“The European Central Bank is eager to expand its role in developing central bank digital currencies (CBDCs), but that doesn’t mean private enterprises can’t join the party,” said President Christine Lagarde.
A paper by IMF Chief Economist Gita Gopinath finds that most trade is invoiced in very few currencies. Yet, standard models assume prices are set in either the producer’s or destination’s currency. The paper presents instead a ‘dominant currency paradigm’ with three key features: pricing in a dominant currency, pricing complementarities, and imported input use in production.
Another paper by IMF Chief Economist Gita Gopinath explores the interplay between trade invoicing patterns and the pricing of safe assets in different currencies. It highlights the following points: 1) a currency’s role as a unit of account for invoicing decisions is complementary to its role as a safe store of value; 2) this complementarity can lead to the emergence of a single dominant currency in trade invoicing and global banking, even when multiple large candidate countries share similar economic fundamentals; 3) firms in emerging-market countries endogenously take on currency mismatches by borrowing in the dominant currency; 4) the expected return on dominant-currency safe assets is lower than that on similarly safe assets denominated in other currencies, thereby bestowing an “exorbitant privilege” on the dominant currency. The theory thus provides a unified explanation for why a dominant currency is so heavily used in both trade invoicing and in global finance.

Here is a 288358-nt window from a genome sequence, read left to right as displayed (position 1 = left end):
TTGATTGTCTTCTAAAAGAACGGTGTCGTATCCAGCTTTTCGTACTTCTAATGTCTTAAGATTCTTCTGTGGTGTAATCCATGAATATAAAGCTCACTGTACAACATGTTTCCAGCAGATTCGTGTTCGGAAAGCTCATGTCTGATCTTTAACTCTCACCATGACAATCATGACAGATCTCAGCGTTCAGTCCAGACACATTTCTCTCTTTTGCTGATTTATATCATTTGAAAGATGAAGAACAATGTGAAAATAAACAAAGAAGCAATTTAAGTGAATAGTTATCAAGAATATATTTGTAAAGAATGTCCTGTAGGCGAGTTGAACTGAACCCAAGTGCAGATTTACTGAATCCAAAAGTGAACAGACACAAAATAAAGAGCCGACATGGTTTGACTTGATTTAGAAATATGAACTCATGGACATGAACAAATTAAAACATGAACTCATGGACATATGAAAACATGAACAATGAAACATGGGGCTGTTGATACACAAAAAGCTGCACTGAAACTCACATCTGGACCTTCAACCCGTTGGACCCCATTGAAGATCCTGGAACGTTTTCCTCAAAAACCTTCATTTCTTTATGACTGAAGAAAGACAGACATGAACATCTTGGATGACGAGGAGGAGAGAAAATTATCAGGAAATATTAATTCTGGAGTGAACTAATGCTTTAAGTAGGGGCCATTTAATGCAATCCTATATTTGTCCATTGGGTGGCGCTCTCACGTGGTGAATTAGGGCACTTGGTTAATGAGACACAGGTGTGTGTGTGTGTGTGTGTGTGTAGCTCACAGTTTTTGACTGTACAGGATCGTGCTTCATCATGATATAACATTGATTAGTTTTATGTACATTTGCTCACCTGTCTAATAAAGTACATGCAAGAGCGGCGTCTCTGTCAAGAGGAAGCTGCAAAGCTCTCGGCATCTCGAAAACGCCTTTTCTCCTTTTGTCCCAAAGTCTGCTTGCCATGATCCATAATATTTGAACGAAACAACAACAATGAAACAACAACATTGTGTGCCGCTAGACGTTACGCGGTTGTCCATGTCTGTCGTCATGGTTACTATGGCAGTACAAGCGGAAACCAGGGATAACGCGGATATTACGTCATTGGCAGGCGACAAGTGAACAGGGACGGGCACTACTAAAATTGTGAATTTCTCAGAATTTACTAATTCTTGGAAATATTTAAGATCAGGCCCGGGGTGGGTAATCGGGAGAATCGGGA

Posted from Diigo
. The rest of my favorite links are here
Published by kiffmeister
The Kiffmeister is a former Senior Financial Sector Expert at the International Monetary Fund.
View all posts by kiffmeister